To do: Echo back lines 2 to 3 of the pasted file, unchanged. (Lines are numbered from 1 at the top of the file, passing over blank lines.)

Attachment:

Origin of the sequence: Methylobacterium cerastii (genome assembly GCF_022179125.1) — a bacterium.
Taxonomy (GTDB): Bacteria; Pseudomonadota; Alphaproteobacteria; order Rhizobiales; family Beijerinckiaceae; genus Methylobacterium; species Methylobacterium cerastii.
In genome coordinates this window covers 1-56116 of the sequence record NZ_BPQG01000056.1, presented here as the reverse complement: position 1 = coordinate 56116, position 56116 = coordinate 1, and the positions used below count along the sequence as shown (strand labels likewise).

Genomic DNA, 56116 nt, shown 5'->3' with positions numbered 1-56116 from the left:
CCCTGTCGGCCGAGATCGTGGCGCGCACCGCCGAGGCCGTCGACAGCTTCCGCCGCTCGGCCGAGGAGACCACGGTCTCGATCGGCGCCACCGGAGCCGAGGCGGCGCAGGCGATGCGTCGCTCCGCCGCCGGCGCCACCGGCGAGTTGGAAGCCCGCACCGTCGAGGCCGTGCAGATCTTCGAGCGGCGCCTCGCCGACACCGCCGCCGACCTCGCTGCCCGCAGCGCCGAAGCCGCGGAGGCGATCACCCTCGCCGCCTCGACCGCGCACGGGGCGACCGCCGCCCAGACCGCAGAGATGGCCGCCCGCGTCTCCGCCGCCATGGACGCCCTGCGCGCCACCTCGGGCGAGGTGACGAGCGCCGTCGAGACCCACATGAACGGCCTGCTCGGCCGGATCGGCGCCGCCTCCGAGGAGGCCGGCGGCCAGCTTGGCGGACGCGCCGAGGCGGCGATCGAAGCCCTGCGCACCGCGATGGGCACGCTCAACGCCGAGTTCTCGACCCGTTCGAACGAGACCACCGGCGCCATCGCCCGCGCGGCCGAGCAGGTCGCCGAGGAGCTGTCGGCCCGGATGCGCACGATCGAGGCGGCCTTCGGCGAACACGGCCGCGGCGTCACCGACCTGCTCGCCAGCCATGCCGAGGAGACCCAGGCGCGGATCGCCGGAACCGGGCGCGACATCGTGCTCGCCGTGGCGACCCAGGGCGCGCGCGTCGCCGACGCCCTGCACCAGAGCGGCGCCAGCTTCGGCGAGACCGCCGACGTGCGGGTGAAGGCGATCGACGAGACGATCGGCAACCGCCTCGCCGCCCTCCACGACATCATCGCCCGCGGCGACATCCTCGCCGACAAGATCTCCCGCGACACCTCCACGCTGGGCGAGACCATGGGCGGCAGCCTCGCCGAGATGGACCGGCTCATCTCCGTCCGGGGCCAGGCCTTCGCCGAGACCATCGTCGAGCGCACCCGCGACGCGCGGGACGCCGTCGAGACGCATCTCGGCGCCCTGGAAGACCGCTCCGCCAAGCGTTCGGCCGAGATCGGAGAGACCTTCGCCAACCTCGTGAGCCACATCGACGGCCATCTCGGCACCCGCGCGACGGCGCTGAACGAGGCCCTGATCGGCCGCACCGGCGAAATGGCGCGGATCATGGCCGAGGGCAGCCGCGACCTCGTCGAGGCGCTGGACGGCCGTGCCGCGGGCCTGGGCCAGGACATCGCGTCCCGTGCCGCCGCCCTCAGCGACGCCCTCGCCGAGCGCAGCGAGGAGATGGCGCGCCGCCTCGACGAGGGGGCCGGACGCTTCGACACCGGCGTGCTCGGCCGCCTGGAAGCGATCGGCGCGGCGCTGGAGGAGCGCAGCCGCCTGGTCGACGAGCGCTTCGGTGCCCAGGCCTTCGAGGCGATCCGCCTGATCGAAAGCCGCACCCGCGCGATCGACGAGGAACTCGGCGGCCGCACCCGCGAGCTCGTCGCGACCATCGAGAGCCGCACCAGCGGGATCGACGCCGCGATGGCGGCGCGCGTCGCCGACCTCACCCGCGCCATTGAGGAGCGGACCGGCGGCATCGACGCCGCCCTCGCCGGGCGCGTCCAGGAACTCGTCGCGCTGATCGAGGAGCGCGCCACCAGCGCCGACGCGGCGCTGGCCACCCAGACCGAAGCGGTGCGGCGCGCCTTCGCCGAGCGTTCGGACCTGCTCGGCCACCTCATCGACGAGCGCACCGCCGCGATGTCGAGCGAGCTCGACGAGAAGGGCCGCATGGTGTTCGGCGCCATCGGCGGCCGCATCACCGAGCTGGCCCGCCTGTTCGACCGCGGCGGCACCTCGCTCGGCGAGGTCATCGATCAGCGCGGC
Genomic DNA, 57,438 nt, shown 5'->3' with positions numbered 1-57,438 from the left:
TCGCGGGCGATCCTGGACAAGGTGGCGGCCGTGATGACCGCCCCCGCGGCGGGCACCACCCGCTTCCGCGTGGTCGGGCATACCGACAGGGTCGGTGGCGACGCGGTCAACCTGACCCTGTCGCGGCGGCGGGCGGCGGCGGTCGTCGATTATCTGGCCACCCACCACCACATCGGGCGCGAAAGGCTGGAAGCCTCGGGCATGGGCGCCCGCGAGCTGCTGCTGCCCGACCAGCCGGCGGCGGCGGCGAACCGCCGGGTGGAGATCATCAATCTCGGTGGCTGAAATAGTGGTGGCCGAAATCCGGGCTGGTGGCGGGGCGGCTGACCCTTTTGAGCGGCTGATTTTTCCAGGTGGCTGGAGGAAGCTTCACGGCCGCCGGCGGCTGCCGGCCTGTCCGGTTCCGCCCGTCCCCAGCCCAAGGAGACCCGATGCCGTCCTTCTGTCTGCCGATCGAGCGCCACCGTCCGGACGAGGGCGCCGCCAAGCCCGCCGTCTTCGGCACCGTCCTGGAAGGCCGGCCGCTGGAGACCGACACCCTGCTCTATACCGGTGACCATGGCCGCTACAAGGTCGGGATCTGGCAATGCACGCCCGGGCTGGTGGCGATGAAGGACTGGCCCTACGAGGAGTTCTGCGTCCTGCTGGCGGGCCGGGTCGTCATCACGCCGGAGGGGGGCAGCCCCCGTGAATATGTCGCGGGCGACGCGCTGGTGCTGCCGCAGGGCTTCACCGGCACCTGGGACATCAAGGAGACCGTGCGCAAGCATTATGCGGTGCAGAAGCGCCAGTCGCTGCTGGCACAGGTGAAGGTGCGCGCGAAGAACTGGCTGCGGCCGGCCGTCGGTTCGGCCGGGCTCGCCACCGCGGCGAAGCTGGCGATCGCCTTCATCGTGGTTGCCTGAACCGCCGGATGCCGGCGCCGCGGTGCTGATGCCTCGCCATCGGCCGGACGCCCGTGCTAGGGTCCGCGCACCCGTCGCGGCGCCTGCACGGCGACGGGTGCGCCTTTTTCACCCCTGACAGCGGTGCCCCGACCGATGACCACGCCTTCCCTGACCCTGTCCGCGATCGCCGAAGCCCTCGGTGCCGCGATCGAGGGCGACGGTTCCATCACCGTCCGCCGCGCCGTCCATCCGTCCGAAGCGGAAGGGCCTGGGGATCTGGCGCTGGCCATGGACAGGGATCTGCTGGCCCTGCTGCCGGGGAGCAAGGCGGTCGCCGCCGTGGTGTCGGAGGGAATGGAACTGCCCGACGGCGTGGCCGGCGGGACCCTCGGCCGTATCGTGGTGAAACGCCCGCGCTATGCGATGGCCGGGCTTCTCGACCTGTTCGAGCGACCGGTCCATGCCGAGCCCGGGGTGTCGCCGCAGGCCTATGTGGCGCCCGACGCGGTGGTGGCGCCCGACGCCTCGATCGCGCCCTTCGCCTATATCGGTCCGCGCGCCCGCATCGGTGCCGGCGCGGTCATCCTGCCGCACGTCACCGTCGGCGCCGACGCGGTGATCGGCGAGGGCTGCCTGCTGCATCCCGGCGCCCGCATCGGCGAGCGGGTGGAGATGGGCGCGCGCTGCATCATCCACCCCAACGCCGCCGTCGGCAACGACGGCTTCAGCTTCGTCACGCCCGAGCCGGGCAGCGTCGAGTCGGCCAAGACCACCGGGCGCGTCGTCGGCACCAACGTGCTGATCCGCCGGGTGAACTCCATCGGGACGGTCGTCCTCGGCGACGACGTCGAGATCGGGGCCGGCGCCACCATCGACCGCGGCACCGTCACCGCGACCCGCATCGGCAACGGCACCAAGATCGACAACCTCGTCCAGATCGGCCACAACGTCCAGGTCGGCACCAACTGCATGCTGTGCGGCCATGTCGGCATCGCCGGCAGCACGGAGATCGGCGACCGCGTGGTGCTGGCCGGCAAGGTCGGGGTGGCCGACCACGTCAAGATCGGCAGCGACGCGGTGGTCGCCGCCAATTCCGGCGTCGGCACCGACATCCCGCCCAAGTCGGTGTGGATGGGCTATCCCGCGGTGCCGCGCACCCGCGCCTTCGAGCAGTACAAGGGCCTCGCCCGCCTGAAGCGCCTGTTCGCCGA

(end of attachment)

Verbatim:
Taxonomy (GTDB): Bacteria; Pseudomonadota; Alphaproteobacteria; order Rhizobiales; family Beijerinckiaceae; genus Methylobacterium; species Methylobacterium cerastii.
In genome coordinates this window covers 1-56116 of the sequence record NZ_BPQG01000056.1, presented here as the reverse complement: position 1 = coordinate 56116, position 56116 = coordinate 1, and the positions used below count along the sequence as shown (strand labels likewise).